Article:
2015 was a tough year for Egyptian civil, political, socio economic rights activists. Five years have passed since the January Revolution that toppled the Mubarak regime, and human rights and labour rights activists have been repeatedly cracked down by the different transition governments ever since. While social movements were the spinning force for social change that triggered the revolution, counter-revolutionary practices succeeded in reproducing Mubarak’s policies and preserving the institutions of the old regime.
In the absence of a parliamentary body, Egypt’s constitution grants the president temporary legislative authority alongside his existing executive powers. In this context, President Al-Sisi’s has ratified over 175 extra parliamentary laws and decrees in 2015. In this regard, SOLIDAR calls the new parliament to respect the rule of law and enact the constitution by reviewing also all the laws by extra parliamentary decree, and by enforcing economic and social rights enshrined in the constitution.
Crack down on labour rights
The Center for Trade Unions and Wokers Services (CTUWS) has recently issued a report denouncing the violations against labour freedoms in Egypt in 2015 under the regime of Al-Sisi. As a matter of fact, although the 2014 constitution asserted in its 76th article on the workers’ right to establish their unions freely and guarantee their independence, the practices of the regime during 2015 were in the opposite direction: the state worked on preserving the official General Union and worked on using it as a threat against the independent labour and social movements. Despite this, independent trade unions continued to play a key role in mobilising at the national level for defending workers’ rights. The most prominent of these battles was the battle against “The Civil Service Law” number 18 for the year 2015 which was issued without any social dialogue even though it organises the working relationship of more than 6 million employees working with the state. Also, social movements in alliance with civil society succeeded in launching a campaign “Towards a Fair Labour Law” that resulted in a draft law presented to the government.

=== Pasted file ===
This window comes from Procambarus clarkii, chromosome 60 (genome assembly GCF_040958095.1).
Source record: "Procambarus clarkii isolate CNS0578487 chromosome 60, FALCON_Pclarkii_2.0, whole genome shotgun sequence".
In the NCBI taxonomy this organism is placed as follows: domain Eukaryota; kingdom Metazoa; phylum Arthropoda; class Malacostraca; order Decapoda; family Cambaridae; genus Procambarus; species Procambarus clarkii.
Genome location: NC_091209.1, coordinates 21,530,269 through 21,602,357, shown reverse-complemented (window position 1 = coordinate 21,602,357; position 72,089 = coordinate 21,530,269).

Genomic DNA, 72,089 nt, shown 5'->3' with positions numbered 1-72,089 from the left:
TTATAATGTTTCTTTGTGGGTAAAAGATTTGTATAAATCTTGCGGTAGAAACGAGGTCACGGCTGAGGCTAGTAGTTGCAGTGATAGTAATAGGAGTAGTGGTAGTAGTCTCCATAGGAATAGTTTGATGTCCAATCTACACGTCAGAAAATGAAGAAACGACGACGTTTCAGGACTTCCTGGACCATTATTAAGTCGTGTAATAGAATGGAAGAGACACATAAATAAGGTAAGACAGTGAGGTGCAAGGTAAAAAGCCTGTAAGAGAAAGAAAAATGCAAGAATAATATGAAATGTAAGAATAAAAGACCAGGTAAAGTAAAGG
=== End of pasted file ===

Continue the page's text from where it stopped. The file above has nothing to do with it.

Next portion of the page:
You can read more about SOLIDAR partners in Egypt work on Labour Rights here.
A new Egyptian Parliament
After more than two years, the Egyptian parliament is finally preparing to exercise its legislative and oversight authority amid numerous complex political and economic challenges. In Particular, this parliament was elected in the midst of unprecedented political shifts, most importantly a rising wave of terrorism and political violence, an obvious deterioration in the human rights record, a great number of extra parliamentary decrees that violates citizens’ fundamental rights. In this regard, several NGOs including SOLIDAR partners, The Egyptian Center for Economic and Social Rights (ECESRs), issued a statement calling for the new Parliament to prioritise the restoration of and support for the foundations of the rule of law and abide by constitutional provisions, to ensure these challenges can be effectively confronted.